Oracle Notes

  by Bruce Knox  bknox @t     Oracle Database Programmer/Analyst                                                                   date last updated 02/13/2014

Collected Notes and Tips on our FoxPro-Oracle Conversions:

Tip #1 (Yvonne McCool)
check your SQL statements in your apps for the following problem:

select * from tablename(where condition) order by fields

that works fine when querying foxPro table but crashes when querying an Oracle table

it should read

select * from tablename where condition order by fields

You can use parentheses since they make the query easier to read, but it can't touch any word

select * from tablename where ( condition ) order by fields

Tip #2 (Yvonne McCool)

Look at your fields before you convert them from FoxPro to Oracle. If your app allows them to be blank, you must mark the field as ALLOWS NULL in the db because otherwise Oracle will mark it as NOT NULL.

Conversely, if you have a field that must be filled in your app, either have a default value or mark the entry field so the user knows they have to fill it in.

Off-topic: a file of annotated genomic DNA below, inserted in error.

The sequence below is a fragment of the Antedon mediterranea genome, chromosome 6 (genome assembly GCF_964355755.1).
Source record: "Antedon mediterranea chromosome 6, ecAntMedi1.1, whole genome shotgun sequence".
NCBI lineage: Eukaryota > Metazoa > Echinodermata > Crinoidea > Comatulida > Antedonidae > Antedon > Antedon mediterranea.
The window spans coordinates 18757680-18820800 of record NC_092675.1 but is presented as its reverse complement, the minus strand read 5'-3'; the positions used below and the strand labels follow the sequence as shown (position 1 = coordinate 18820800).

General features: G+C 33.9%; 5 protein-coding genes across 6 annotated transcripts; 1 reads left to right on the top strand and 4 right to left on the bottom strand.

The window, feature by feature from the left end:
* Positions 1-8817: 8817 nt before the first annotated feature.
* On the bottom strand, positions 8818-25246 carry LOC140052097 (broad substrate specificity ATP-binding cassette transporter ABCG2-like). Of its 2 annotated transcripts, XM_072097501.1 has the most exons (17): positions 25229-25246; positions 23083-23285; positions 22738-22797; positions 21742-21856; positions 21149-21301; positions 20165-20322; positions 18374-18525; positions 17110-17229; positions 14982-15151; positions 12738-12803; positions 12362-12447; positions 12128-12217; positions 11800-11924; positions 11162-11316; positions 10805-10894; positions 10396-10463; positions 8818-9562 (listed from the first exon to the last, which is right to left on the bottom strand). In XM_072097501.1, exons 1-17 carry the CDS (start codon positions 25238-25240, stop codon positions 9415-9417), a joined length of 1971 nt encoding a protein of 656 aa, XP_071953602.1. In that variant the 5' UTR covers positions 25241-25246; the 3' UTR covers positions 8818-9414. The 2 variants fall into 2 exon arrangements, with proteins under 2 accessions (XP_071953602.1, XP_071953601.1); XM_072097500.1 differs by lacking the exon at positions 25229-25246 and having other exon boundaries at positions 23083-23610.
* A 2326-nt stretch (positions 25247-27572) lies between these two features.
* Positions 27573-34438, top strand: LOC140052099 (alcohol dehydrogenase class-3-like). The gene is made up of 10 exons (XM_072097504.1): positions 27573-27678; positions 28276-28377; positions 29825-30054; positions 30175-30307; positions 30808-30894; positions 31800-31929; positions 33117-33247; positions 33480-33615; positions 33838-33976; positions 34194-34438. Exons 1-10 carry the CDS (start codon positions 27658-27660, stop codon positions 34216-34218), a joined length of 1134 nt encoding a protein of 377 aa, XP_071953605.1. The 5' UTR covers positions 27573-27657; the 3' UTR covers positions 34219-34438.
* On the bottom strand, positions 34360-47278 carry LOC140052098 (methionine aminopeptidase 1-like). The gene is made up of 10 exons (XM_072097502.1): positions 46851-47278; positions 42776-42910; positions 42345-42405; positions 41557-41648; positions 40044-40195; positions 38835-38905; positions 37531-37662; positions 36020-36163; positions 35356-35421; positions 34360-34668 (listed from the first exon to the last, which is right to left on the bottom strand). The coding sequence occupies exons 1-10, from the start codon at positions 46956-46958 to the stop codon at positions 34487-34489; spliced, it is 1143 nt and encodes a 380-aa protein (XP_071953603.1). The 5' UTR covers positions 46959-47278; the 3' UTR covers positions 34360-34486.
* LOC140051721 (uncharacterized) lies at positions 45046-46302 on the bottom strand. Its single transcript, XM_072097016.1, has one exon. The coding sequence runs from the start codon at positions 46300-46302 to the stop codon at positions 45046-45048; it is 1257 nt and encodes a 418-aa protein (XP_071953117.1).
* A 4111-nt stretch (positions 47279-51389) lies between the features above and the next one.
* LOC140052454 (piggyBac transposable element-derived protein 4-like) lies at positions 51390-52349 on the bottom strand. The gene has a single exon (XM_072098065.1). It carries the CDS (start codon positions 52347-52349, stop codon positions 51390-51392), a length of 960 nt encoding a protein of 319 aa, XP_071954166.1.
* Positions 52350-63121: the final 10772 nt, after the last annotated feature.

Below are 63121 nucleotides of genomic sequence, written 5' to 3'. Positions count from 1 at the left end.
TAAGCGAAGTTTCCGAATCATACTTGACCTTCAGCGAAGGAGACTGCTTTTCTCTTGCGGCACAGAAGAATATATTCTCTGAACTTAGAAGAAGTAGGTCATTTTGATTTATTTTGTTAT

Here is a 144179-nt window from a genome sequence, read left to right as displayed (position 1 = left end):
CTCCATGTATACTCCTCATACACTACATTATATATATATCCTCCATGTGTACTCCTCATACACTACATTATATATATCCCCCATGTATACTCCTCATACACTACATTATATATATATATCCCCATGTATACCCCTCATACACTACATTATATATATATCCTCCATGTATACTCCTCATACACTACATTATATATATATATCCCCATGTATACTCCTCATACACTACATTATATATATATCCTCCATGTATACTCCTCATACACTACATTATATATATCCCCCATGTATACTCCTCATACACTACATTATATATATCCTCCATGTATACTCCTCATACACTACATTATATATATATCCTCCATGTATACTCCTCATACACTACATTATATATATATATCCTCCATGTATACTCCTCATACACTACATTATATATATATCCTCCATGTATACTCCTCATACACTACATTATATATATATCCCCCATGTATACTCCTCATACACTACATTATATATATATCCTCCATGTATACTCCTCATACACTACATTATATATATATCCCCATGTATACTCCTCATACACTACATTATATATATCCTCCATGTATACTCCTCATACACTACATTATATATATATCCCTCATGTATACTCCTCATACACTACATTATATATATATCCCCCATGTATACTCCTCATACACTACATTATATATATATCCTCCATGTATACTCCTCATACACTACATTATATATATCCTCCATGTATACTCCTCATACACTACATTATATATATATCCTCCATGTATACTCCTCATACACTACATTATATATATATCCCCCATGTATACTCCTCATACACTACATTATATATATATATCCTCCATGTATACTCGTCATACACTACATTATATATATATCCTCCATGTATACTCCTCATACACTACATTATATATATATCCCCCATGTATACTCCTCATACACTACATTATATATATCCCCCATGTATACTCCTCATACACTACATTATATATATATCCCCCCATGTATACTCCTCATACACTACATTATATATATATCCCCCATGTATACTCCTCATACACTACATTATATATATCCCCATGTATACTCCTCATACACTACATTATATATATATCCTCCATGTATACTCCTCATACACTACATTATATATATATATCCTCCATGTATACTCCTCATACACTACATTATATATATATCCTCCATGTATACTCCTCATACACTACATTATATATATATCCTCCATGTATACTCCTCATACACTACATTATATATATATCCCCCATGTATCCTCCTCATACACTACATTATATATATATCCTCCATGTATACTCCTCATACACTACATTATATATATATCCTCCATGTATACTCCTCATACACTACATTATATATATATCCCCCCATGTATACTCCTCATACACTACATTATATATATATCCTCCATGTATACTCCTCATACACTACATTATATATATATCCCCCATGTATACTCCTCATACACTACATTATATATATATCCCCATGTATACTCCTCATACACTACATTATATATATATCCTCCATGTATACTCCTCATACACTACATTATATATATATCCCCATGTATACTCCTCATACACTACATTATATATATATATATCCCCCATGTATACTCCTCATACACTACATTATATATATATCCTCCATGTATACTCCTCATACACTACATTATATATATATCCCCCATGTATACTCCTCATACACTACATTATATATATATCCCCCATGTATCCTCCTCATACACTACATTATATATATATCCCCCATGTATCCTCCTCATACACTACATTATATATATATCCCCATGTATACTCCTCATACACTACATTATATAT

If you've already converted your file, all is not lost.

Go into SQLPlus and use the following format to update your existing table:

alter table <table name> modify <column name> NULL;


alter table client modify zip4 NULL;

Tip #4 (Yvonne McCool)

My programs kept bombing out when trying to compare dates and
after many permutations, I got this to work:

mysql = "select * from filename where date_field >= to_date('" & date_string1 & "','MM-DD-YY') and date_field <= to_date('" & date_string2 & "','MM-DD-YY') order by field1,field2,field3"

Notice the single quotes before and after the date string, do not leave them off.

Tip #5 (Steve Hall)

I am able to make an ASP page call an Oracle procedure
Here's the snippet of thr web page

myDSN = "orcl_publications"
set cn = Server.CreateObject( "ADODB.Connection" )
cn.Open myDSN
set io_cursor = server.CreateObject ( "ADODB.Recordset" )
set cmd = server.CreateObject ("ADODB.Command")
with cmd
set .ActiveConnection = cn
.CommandText = SQL
.CommandType = 4 'adCmdStoredProc
set param = .CreateParameter(,3,1) '<<adVarChar, 2=adParamInput
.Parameters.Append param
set param = .CreateParameter(,3,1) '<<adVarChar, 2=adParamInput
.Parameters.Append param
set param = .CreateParameter(lcOut,3,2) '<<adVarChar, 2=adParamOutput
.Parameters.Append param
end with
IF Err.number>0 Then
Response.Write "...Err.des "&Err.Description&"<br>"
Response.Write "...Err.number "&Err.number&"<br>"
Response.Write "<br>...(Parm0) "&cmd.Parameters(0)&"&nbsp;&nbsp;*"
Response.Write "&nbsp;&nbsp;(Parm1) "&cmd.Parameters(1)&"&nbsp;="